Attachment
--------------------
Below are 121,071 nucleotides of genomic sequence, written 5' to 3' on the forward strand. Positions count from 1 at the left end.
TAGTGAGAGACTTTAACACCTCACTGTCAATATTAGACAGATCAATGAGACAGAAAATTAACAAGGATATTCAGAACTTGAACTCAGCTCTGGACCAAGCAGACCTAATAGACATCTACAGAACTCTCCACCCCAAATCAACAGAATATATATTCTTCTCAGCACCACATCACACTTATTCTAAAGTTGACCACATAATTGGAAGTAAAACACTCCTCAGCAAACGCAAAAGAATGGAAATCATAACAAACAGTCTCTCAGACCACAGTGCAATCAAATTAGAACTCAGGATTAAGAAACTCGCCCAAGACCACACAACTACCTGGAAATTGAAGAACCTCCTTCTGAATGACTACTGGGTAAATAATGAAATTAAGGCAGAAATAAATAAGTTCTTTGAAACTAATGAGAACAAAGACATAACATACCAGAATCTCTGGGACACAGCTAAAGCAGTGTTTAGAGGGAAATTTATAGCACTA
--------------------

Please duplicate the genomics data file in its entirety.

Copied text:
Below are 121,071 nucleotides of genomic sequence, written 5' to 3' on the forward strand. Positions count from 1 at the left end.
TAGTGAGAGACTTTAACACCTCACTGTCAATATTAGACAGATCAATGAGACAGAAAATTAACAAGGATATTCAGAACTTGAACTCAGCTCTGGACCAAGCAGACCTAATAGACATCTACAGAACTCTCCACCCCAAATCAACAGAATATATATTCTTCTCAGCACCACATCACACTTATTCTAAAGTTGACCACATAATTGGAAGTAAAACACTCCTCAGCAAACGCAAAAGAATGGAAATCATAACAAACAGTCTCTCAGACCACAGTGCAATCAAATTAGAACTCAGGATTAAGAAACTCGCCCAAGACCACACAACTACCTGGAAATTGAAGAACCTCCTTCTGAATGACTACTGGGTAAATAATGAAATTAAGGCAGAAATAAATAAGTTCTTTGAAACTAATGAGAACAAAGACATAACATACCAGAATCTCTGGGACACAGCTAAAGCAGTGTTTAGAGGGAAATTTATAGCACTA